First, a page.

UK companies missing from top 100 innovators

News

UK companies missing from top 100 innovators

Clare McDonald

UK companies have failed to make it onto a global ranking of the 100 top innovators.

The list compiled by Thomson Reuters highlights the 100 most innovative companies based on metrics such as patent volume, quality, importance and impact.

130523_0621_290X230.jpg

But not one UK firm appeared on the 2013 list, whereas North America had the largest number of organisations.

“It’s not that UK companies aren’t innovating – Dyson, ARM and so on create patents at significant levels – they’re just not innovating at a sufficient level to break into the global top 100 listing,” said Bob Stembridge, lead intellectual property (IP) analyst for Thomson Reuters’ IP and science division.

France led the European entries with 12 companies on the list. But what are French companies doing that UK companies are not? Stembridge said the answer lies in research and development (R&D).

“Investment in R&D in the UK is $39.5bn, about $10bn less than France,” he said.

The list featured several global technology firms, including the expected appearances from US giants such as Apple, Microsoft and IBM. The list also included South Korean company Samsung, as well as several European companies such as Philips, Ericsson and Siemens.

Selected IT companies on the Thomson Reuters top 100 innovators list

  • Alcatel-Lucent
  • Apple
  • AT&T
  • Avaya
  • Blackberry
  • Brother Industries
  • Canon
  • Ericsson
  • Fujitsu
  • Google
  • HP
  • Honeywell
  • IBM
  • Intel
  • Lockheed Martin
  • Microsoft
  • NTT
  • Oracle
  • Panasonic
  • Qualcomm
  • Samsung Electronics
  • Sandisk
  • Seagate
  • Seiko Epson
  • Siemens
  • STMicroelectronics
  • Symantec
  • TE Connectivity
  • Texas Instruments
  • Toshiba

The study suggests that less expenditure on research and development is leading to a lower level of innovation within the business sectors of countries that do not appear on the list. 

To boost UK R&D, the government introduced Patent Box legislation at the start of the current financial year, allowing companies tax relief on profit made through sales of patented products. But Stembridge said it may take time to see the effects of this legislation.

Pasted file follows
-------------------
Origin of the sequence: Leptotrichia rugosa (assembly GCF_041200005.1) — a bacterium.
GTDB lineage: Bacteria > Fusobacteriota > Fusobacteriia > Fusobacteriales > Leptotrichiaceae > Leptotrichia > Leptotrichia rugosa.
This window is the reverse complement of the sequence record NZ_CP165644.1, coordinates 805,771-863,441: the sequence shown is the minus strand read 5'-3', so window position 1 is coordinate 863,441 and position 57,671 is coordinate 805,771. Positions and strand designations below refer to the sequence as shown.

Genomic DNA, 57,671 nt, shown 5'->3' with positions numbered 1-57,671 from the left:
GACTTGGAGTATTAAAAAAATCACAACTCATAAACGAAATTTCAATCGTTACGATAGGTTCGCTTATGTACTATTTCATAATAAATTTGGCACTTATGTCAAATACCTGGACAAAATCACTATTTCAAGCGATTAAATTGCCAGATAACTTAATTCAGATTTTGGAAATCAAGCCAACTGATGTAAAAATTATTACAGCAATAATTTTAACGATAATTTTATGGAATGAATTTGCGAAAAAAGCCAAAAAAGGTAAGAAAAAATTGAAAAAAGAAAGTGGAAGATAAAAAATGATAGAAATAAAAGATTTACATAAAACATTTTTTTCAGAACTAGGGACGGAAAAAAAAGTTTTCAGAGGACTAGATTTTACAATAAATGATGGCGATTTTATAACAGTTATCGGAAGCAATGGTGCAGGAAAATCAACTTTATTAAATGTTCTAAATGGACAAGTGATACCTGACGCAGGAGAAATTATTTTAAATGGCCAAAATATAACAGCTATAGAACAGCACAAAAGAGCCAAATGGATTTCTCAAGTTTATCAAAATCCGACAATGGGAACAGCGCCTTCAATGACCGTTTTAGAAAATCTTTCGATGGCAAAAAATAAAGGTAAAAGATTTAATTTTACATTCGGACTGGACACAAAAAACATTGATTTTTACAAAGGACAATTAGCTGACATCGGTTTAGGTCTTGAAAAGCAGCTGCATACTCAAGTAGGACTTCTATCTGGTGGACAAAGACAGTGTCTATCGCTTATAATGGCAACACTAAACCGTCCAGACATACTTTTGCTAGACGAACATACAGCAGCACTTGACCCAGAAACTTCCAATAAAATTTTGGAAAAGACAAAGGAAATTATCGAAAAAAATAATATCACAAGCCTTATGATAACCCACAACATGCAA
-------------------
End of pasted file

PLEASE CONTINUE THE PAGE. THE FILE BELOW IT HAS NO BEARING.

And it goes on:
“Off of the back of [the legislation] GlaxoSmithKline confirmed plans to invest an additional £500m in new research facilities and create 1,000 new jobs. So down the line, we might expect to see that having an impact and in future years we may begin to see UK companies on the list,” he said.

The UK is not the only country that missed out, with Chinese companies also failing to appear.

China became the top country for publishing patents in 2011, but Stembridge said that despite China’s high level of patent output, it may still be a while before we see its companies appearing in the list of top innovators.

“A large proportion of that filing of Chinese patents is domestic only – it’s only in China,” he said.

“It takes a while to pick up on inventions, so it may not have been around long enough yet to for that to be picked up significantly. For those reasons we don’t see a Chinese company yet, but they are knocking on the door, and we probably will see a Chinese company or two on the list in the next year or so.”

For companies to secure a place on the list in the future, they must file patents, invest in research and development, and look for an increased success rate in the conversion of patent applications into granted patents. 

Stembridge cited IBM as an example for success: “It has been on the list for the past three years and there’s no reason to suppose it won’t continue to be, provided it continues to invest in research and development and convert that into the patented innovation we see.”


Email Alerts

Register now to receive ComputerWeekly.com IT-related news, guides and more, delivered to your inbox.
By submitting you agree to receive email from TechTarget and its partners. If you reside outside of the United States, you consent to having your personal data transferred to and processed in the United States. Privacy
 

COMMENTS powered by Disqus  //  Commenting policy